Monday, June 14, 2004
Art by Sherlock
From The Memoirs of King Jor:
Chapter 12: My New Home
It wasn’t really a palace. I knew that as soon as I saw it. I never quite forgot that bitter truth--almost, toward the end, but not quite.
The less-than-palatial building before me was made of wood, probably oak, not stone or brick. The single tower on top was short and boxy, and tilted a little to the left. Worst of all, Calezundi had ordered some tengremen to paint the whole thing an unnatural bright pink. I could tell that tengremen had done the work, because several of them had left tufts of blond and brown and black fur in the paint.
To be honest, I didn’t really care that the fake castle in the middle of Gathmak was meant to mock me. The important thing was that it was a building, with walls and a roof and not so much getting wet if it rained. After many weeks on the back roads of Mâvarin, my hands tied together, the only full human in the company of tengremen, a roof and walls represented a definite improvement.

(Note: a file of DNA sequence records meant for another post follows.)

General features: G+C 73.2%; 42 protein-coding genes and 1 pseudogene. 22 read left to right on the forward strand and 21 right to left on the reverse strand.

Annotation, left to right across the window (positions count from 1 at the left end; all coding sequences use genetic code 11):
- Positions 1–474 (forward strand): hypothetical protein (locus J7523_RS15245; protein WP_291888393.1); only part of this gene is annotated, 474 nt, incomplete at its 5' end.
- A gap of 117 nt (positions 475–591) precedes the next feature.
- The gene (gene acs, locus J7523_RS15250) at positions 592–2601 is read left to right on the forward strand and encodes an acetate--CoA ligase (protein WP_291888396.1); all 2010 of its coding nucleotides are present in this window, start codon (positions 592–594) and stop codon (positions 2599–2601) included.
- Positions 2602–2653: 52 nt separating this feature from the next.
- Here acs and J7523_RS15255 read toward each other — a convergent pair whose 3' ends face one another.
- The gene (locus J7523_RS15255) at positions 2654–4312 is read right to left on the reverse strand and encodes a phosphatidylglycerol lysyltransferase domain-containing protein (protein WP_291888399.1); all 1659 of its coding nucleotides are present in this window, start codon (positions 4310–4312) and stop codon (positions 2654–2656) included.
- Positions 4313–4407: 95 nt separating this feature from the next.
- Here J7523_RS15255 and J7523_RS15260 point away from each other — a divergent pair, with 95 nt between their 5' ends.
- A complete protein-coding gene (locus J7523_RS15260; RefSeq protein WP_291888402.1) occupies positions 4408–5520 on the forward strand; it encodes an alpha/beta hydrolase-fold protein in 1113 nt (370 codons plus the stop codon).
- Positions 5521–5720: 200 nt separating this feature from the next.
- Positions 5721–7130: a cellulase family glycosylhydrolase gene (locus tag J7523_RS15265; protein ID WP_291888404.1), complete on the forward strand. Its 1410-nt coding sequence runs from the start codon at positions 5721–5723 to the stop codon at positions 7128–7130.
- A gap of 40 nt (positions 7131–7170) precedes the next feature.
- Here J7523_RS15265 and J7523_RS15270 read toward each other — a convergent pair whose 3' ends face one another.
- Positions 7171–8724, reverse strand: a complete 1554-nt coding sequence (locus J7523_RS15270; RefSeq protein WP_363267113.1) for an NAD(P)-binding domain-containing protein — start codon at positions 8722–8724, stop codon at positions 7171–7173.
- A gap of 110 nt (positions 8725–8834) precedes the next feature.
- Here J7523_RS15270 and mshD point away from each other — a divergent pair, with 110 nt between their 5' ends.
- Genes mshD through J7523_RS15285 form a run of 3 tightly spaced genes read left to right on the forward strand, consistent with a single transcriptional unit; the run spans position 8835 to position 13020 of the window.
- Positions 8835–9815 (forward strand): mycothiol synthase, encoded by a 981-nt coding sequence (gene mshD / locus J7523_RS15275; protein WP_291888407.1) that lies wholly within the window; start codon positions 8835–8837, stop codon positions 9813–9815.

It was true that I would still be a prisoner, but what of it? I had nowhere else to go, not any more. My wife was dead. My children (so I thought) were dead. My cousin Richi had died of a fever three years before, and his sister, Bete, had married the king of Fãrnet at a time when Mâvarin’s order of succession had been less in doubt. Now there was only me, and I no longer deserved to rule Mâvarin. Why not stay here, I thought, and let Nishi Awer rule in my place? He would do no worse than I at the job.
My captors laid a foot-wide wooden board across a sludgy green moat. I started across it alone. Strange eyes peered up at me from the moat. The eyes lay atop the head of a twenty-foot-long green monster I later came to know as Monte the alligator. I walked to the end of the board as steadily as possible, until I came to a wooden platform in front of an unpainted door with crooked hinges. I stepped off the board, and the tengremen pulled it away. (Years later, Canda and Cort built me a real drawbridge for my birthday. It wasn’t terribly big or especially well-made, but it was better than the board.)
I opened the door. It was rather dark inside, but I saw an armchair and a bed, and a small bit of brown that was probably a rug. The chair was on a little platform, like my old throne in Thâlemar, nowhere near as nice-looking but, I hoped, more comfortable than the real seat of power.
Well, I guess I’m home, I thought, and went inside.